India’s ancient heritage plans to open at night for the first time.
Point of view
In the 16th century, they did everything. What we are doing now, they did.Superintending Archeologist, Hampi
In the near future, tourists will be able to roam Hampi, the ruined city of past glory and marvel at its beauty in the moonlight. A highlight of the night will unquestionably be Virupaksha Temple.
The temple is the soul of the Vijayanagara Empire, better known as Hampi. The Empire prospered between the 14th and 16th centuries. In 1986 it received UNESCO World Heritage status, and its popularity with tourists has soared.
Over half a million people visit Hampi every year. The temple structures are not only popular with Indians. Foreign tourists are also making the
journey to the heritage site.
“When we first came here, we arrived at 5am in the morning, we went up to Mantunga Hill, and we saw the overview of Hampi and it was really amazing. We took a lot of photos. We sent to our friends and they were like, “Wow, where are you?” It looked really great,” says Samy Vivian, from Germany.
Known as Asia’s largest open-air museum, Hampi covers an area of 36 square kilometers. It was the capital of the Vijayanagara Empire.
The Empire was besieged by the Deccan Muslim confederacy in 1565,
then pillaged for six months before being abandoned. Lost until the mid- 19th century, Hampi was rediscovered by local and international visitors.
“My grandfather came here 80 years ago. He settled down here. It was not a tourism place, simply a pilgrimage place. So many people would come to worship, not just to see things. When pilgrims came, my grand father would offer them tea, coffee, or snacks, as a friendly welcome. Because he thought they were guests of God,” says local guide Manjunat Gowda.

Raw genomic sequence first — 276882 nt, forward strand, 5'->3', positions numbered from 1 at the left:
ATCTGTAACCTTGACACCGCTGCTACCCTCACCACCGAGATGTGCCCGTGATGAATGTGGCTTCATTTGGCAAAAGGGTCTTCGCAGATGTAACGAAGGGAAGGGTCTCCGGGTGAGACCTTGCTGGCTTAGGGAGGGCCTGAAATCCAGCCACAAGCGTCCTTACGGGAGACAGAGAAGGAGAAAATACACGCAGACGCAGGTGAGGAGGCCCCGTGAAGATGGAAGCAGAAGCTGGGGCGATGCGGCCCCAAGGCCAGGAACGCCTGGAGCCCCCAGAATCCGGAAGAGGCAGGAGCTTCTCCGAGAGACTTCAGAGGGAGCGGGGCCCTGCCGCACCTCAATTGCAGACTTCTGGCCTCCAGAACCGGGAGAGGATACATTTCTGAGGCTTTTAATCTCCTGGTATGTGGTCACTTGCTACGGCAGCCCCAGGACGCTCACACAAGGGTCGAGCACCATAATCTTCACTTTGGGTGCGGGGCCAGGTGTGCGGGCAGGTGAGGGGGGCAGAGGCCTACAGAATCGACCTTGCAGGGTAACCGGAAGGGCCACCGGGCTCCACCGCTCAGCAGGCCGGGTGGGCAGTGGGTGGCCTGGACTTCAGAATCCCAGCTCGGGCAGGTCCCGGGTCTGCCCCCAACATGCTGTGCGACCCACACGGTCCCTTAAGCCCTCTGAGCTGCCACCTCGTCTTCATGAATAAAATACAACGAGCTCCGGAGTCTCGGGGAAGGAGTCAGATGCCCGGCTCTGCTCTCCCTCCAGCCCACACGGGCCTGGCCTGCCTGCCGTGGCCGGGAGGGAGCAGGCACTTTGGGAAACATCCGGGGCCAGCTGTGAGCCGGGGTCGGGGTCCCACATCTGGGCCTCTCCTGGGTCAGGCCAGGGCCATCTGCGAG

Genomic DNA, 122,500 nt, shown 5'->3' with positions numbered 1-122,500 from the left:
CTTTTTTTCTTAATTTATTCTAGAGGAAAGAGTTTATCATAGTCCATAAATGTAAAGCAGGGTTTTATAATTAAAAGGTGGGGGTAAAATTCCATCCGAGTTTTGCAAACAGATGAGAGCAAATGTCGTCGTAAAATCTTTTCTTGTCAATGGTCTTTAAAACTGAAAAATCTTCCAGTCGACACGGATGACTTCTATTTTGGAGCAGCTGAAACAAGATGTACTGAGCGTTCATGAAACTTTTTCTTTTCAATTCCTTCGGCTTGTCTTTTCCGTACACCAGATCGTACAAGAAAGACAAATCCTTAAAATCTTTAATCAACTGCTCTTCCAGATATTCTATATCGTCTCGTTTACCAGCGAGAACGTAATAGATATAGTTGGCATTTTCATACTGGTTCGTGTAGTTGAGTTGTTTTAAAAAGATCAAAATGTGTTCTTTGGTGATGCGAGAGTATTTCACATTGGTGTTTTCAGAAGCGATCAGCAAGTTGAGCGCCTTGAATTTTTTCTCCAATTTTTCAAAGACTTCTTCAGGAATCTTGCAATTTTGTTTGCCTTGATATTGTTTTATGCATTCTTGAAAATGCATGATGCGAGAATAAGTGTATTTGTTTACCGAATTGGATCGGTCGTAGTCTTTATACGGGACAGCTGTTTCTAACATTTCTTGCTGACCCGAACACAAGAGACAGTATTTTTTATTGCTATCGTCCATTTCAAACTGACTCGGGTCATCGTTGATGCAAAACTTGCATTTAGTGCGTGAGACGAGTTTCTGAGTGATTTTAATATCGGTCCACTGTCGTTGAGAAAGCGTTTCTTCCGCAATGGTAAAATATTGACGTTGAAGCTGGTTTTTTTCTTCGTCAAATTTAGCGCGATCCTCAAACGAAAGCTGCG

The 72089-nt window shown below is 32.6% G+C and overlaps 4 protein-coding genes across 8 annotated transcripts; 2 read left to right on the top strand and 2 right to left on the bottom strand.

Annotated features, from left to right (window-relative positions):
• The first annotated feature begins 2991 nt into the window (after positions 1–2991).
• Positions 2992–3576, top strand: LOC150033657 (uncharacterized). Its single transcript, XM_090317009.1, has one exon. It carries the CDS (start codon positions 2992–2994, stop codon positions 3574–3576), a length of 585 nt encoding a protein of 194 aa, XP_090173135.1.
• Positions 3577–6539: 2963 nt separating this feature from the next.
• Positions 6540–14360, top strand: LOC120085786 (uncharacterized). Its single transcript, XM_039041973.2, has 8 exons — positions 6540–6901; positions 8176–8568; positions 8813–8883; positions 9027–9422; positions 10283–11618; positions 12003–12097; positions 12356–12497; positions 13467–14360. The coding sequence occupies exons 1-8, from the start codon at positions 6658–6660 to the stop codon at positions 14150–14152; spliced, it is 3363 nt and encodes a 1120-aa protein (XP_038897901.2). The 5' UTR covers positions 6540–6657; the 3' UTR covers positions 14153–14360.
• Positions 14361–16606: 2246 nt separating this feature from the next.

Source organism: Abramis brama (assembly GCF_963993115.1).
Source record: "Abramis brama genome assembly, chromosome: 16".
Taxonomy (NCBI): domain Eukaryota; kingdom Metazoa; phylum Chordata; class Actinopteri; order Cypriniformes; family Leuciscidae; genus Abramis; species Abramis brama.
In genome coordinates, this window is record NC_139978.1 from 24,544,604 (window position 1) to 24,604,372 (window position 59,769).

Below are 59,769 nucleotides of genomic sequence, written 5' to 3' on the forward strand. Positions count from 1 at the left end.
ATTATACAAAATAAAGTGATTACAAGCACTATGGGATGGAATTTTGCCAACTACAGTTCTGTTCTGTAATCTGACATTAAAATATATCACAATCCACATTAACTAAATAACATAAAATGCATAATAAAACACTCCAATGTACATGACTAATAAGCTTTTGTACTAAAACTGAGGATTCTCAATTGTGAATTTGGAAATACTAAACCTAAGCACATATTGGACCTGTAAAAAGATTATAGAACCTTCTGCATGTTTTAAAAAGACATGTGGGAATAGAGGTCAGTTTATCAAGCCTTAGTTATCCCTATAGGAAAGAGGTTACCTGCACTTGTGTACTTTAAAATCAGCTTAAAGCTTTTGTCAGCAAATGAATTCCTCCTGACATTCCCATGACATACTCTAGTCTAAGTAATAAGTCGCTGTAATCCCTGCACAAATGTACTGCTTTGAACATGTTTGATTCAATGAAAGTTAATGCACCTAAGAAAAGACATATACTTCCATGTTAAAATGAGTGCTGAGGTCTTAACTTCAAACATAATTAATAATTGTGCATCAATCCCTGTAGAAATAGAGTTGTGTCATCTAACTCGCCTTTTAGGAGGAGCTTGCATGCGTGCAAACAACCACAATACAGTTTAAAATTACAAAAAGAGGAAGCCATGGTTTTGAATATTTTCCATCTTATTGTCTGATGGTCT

There are over a thousand monuments in this historical site. The style of monument divides into two kinds of architecture, religious or military.
The evolution of Vijayanagara architecture is reflected in the Empire’s monumental structures.
“In the 16th century, they did everything. What we are doing now, they did; hydrology, irrigation, agriculture, architecture, everything, so what we are doing now, in those days, they already did that,” says Deputy Superintending Archeologist N.C. Prakashn Nayakanda.
Most of the structures at Hampi are constructed from granite, bricks and lime mortar. The most favored techniques are lantern-roofed
post and lintel systems. The remains are a tribute to the ingenuity of builders in shaping a metropolis on this scale.
Looking at the monuments now, it is easy to imagine how grand and extravagant Hampi was during its glory days. It represents the human capacity to create a wonder of the world. Hampi is truly the pride of Southern India.